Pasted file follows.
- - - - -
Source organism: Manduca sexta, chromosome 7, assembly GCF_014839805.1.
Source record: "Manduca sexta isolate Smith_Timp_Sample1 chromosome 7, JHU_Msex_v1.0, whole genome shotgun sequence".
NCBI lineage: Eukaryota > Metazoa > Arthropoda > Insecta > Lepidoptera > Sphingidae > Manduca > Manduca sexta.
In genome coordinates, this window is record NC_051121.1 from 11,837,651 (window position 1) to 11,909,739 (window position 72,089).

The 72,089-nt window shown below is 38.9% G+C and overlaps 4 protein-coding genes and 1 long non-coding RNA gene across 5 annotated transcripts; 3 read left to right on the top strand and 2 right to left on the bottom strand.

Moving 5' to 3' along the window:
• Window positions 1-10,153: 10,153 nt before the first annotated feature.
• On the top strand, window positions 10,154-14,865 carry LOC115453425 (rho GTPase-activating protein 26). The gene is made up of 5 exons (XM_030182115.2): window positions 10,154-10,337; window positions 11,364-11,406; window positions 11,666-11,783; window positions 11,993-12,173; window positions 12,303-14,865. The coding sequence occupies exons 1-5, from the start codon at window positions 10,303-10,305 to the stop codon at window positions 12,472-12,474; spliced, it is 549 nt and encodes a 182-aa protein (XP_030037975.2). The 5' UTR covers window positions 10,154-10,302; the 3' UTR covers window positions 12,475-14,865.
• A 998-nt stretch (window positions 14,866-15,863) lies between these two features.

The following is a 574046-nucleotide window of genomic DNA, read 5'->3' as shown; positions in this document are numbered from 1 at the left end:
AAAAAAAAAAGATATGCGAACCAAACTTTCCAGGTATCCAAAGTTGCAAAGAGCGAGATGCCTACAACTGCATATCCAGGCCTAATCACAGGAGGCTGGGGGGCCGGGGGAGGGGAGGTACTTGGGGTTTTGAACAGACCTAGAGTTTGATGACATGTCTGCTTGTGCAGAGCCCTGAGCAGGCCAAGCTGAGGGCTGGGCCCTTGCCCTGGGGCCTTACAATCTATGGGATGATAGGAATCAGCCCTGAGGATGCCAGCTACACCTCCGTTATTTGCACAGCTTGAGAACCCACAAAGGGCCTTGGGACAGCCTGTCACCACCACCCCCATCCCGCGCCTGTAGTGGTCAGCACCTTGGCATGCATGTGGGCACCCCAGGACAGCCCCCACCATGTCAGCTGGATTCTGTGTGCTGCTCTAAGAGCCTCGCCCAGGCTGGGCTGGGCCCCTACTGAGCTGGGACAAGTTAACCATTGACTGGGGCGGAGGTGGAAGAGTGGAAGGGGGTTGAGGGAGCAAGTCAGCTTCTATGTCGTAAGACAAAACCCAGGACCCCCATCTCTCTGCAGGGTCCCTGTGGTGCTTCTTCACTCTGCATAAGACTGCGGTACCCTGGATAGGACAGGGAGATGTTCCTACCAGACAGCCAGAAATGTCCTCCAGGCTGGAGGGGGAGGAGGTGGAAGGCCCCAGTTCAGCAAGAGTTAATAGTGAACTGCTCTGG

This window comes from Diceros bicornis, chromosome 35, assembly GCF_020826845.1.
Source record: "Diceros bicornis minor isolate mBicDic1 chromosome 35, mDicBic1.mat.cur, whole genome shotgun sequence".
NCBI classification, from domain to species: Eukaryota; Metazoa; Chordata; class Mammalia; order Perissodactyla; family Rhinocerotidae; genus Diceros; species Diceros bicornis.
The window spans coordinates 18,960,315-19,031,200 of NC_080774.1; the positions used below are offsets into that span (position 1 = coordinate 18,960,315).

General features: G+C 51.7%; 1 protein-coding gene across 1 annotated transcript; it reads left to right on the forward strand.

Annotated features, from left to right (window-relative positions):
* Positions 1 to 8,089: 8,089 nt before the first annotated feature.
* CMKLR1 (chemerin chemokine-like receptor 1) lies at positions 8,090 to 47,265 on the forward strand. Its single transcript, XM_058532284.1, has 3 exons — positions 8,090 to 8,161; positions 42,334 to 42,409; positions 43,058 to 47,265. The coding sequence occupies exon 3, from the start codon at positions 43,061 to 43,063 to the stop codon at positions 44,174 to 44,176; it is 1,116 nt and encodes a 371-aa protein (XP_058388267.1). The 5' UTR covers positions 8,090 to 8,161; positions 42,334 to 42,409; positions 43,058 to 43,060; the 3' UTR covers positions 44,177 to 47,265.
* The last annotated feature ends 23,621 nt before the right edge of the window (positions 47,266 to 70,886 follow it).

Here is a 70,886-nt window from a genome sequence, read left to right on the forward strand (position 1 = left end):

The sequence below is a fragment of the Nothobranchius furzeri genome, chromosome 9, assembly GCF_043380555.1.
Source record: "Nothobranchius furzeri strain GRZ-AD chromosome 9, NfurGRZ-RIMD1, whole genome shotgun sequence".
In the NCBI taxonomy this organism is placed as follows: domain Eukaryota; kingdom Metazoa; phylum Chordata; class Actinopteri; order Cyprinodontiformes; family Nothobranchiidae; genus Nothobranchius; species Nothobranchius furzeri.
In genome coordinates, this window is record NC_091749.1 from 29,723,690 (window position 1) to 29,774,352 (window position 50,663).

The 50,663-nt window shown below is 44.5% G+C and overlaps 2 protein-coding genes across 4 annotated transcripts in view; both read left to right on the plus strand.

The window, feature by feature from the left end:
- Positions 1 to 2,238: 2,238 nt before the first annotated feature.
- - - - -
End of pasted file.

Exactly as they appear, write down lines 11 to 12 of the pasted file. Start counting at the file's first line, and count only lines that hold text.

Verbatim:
AAAAAAAAAAGATATGCGAACCAAACTTTCCAGGTATCCAAAGTTGCAAAGAGCGAGATGCCTACAACTGCATATCCAGGCCTAATCACAGGAGGCTGGGGGGCCGGGGGAGGGGAGGTACTTGGGGTTTTGAACAGACCTAGAGTTTGATGACATGTCTGCTTGTGCAGAGCCCTGAGCAGGCCAAGCTGAGGGCTGGGCCCTTGCCCTGGGGCCTTACAATCTATGGGATGATAGGAATCAGCCCTGAGGATGCCAGCTACACCTCCGTTATTTGCACAGCTTGAGAACCCACAAAGGGCCTTGGGACAGCCTGTCACCACCACCCCCATCCCGCGCCTGTAGTGGTCAGCACCTTGGCATGCATGTGGGCACCCCAGGACAGCCCCCACCATGTCAGCTGGATTCTGTGTGCTGCTCTAAGAGCCTCGCCCAGGCTGGGCTGGGCCCCTACTGAGCTGGGACAAGTTAACCATTGACTGGGGCGGAGGTGGAAGAGTGGAAGGGGGTTGAGGGAGCAAGTCAGCTTCTATGTCGTAAGACAAAACCCAGGACCCCCATCTCTCTGCAGGGTCCCTGTGGTGCTTCTTCACTCTGCATAAGACTGCGGTACCCTGGATAGGACAGGGAGATGTTCCTACCAGACAGCCAGAAATGTCCTCCAGGCTGGAGGGGGAGGAGGTGGAAGGCCCCAGTTCAGCAAGAGTTAATAGTGAACTGCTCTGG

This window comes from Diceros bicornis, chromosome 35, assembly GCF_020826845.1.